Extracorporeal life support in polytraumatized patients
Major trauma is a leading cause of death, in particular amongst young patients, causing more than 5 million victims every year worldwide. Early causes of death (usually related to severe hemorrhage, pulmonary failure, cardiovascular shock or extensive brain injury) are the most important in determining the poor outcome of severe trauma.
Conventional therapies for post traumatic cardiovascular shock and acute pulmonary failure may sometimes be insufficient and even dangerous.
New approaches in trauma care and advanced treatments are needed to modify the actual therapeutic strategy and treatment protocols. Extracorporeal life support (ECLS or ECMO) has proven to be effective in shock status and pulmonary failure, even when standard therapies have failed.
Since the first use of ECLS in a trauma victim, performed by Donald Hill in 1971, many changes and improvements in devices and materials biocompatibility have made the deployment of ECLS safer and easier even in very complex poly-traumatized patients (p.e. anticoagulation can be safely delayed for 48/72 hours and, after, can be maintained at low levels, reducing bleeding complications ).
Since 2008 we have applied ECLS as rescue therapy in severe trauma patient, with refractory cardiogenic shock, cardiac arrest and/or pulmonary failure: the rationale for using ECLS in trauma patients is to treat refractory pulmonary and cardiopulmonary failure, provide adequate systemic perfusion, avoid consequent multi organ failure and permit organ recovery (Fig. 1.). Furthermore, we have identified several poly-trauma patient’s characteristics as predictors of the ECLS treatment’s appropriateness: Injury Severity Score > 63, pH less than 7.01 and Blood Lactate > 14.4mmol/l, were significantly associated with ECLS failure and identified as strong predictors of ECLS unsuitability and failure. The identification of predictors for ECLS unsuitability and failure could result in a better identification of patients with a greater efficacy and a better allocation of resources and cost-effectiveness.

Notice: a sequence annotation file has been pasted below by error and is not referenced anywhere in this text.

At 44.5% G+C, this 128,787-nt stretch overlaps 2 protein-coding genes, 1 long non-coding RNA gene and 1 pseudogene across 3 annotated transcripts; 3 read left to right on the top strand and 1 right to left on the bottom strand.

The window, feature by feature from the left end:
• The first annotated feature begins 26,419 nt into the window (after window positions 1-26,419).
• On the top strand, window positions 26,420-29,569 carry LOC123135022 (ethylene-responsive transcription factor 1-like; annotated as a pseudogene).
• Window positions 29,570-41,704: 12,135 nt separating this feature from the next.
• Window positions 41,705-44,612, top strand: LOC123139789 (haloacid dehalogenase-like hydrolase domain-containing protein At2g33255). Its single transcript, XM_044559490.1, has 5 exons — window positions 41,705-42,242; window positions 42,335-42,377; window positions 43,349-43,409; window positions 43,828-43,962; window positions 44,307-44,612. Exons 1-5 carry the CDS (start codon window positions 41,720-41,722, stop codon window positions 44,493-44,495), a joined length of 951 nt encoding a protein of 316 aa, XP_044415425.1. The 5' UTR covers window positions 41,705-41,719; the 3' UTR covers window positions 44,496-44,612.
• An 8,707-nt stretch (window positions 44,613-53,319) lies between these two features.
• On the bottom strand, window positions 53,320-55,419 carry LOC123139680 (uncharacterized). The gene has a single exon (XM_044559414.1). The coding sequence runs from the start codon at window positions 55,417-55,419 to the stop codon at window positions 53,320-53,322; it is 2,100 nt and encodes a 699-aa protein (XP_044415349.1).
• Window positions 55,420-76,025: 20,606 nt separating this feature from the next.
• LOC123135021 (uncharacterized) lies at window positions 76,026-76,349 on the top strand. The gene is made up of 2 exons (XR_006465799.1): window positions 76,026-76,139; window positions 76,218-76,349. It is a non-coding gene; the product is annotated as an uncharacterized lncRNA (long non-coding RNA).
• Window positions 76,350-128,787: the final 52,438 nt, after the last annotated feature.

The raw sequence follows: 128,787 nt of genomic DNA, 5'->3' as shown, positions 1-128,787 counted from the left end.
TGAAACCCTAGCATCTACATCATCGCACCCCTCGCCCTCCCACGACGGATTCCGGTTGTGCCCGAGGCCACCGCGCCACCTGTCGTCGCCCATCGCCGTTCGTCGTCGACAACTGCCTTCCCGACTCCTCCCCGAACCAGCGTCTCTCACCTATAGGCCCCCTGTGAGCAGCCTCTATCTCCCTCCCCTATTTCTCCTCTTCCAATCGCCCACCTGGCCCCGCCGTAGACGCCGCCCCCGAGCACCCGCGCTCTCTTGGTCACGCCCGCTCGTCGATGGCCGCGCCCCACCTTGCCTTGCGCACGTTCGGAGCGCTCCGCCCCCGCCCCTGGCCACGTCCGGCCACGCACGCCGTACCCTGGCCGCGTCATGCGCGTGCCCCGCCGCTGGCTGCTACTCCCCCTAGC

When correctly applied, the ECLS application allows stabilize patients conditions and the normalization of all ABG values is reached after 3.5 ± 1.5 hours [range 2-4] of ECLS start (Fig. 2-A) and a comparable trend was registered in Mean Arterial Pressure, Inotropic Score and Blood Lactate concentration (Fig. 2-B).
From my and similar other experiences reported, the ECLS treatment allows to recover to life approximately the 35-40% of severe poly-traumatized patients with refractory cardiopulmonary failure.
In conclusion, ECLS is a safe and feasible technique for patients with profound and refractory cardiorespiratory failure secondary to trauma. When indicated ECLS should be initiated immediately as a component of the initial poly-trauma patient’s treatment and our data have permitted to identify strong predictors of ECLS non-suitability and success in polytraumatized patients: these might be helpful in deciding whether the ECLS should be implanted, explicitly in patients who are severely complex and compromised.
It has proven to be lifesaving in multiply injured patients with refractory cardiopulmonary failure when it is promptly initiated in a specialized Center, as result of extraordinary potential to recovery under ECLS of this condition. Delays in its application, may contribute to further tissues hypoperfusion /anoxic insults just an irreversible intravascular diffuse coagulopathy and death.
In my view, advanced management of polytrauma patients should include ECLS in case of refractoriness of the clinical conditions to conventional treatments and if no predictors of ECLS failure are present.
Future improvements in materials and techniques are expected to make ECLS even easier and safer to manage, leading to a further extension of its use in disastrously injured patients.
Experimental and Clinical Medicine Department
University of Florence
Extracorporeal life support in polytraumatized patients.
Int J Surg. 2015 Nov 10